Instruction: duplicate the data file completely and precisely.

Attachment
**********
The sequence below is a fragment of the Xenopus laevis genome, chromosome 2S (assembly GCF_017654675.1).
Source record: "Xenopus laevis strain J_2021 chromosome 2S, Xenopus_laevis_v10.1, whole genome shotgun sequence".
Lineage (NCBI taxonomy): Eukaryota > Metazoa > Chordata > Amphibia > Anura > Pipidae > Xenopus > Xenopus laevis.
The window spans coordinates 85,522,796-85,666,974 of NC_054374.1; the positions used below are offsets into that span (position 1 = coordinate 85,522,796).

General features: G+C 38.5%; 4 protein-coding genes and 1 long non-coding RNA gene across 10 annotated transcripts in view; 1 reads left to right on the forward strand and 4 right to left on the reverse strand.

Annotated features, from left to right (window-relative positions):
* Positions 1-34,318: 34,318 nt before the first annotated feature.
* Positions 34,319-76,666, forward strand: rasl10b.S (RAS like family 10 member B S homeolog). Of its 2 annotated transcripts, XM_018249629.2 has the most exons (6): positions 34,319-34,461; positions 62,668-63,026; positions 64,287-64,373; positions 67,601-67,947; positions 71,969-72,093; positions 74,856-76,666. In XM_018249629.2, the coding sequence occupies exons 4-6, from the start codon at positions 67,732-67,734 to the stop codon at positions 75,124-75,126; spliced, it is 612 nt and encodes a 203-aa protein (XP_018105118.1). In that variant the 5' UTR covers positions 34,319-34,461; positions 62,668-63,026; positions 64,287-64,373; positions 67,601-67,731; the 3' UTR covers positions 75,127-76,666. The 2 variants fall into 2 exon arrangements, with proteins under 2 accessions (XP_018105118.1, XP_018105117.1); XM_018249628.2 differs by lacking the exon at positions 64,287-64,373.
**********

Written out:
The sequence below is a fragment of the Xenopus laevis genome, chromosome 2S (assembly GCF_017654675.1).
Source record: "Xenopus laevis strain J_2021 chromosome 2S, Xenopus_laevis_v10.1, whole genome shotgun sequence".
Lineage (NCBI taxonomy): Eukaryota > Metazoa > Chordata > Amphibia > Anura > Pipidae > Xenopus > Xenopus laevis.
The window spans coordinates 85,522,796-85,666,974 of NC_054374.1; the positions used below are offsets into that span (position 1 = coordinate 85,522,796).

General features: G+C 38.5%; 4 protein-coding genes and 1 long non-coding RNA gene across 10 annotated transcripts in view; 1 reads left to right on the forward strand and 4 right to left on the reverse strand.

Annotated features, from left to right (window-relative positions):
* Positions 1-34,318: 34,318 nt before the first annotated feature.
* Positions 34,319-76,666, forward strand: rasl10b.S (RAS like family 10 member B S homeolog). Of its 2 annotated transcripts, XM_018249629.2 has the most exons (6): positions 34,319-34,461; positions 62,668-63,026; positions 64,287-64,373; positions 67,601-67,947; positions 71,969-72,093; positions 74,856-76,666. In XM_018249629.2, the coding sequence occupies exons 4-6, from the start codon at positions 67,732-67,734 to the stop codon at positions 75,124-75,126; spliced, it is 612 nt and encodes a 203-aa protein (XP_018105118.1). In that variant the 5' UTR covers positions 34,319-34,461; positions 62,668-63,026; positions 64,287-64,373; positions 67,601-67,731; the 3' UTR covers positions 75,127-76,666. The 2 variants fall into 2 exon arrangements, with proteins under 2 accessions (XP_018105118.1, XP_018105117.1); XM_018249628.2 differs by lacking the exon at positions 64,287-64,373.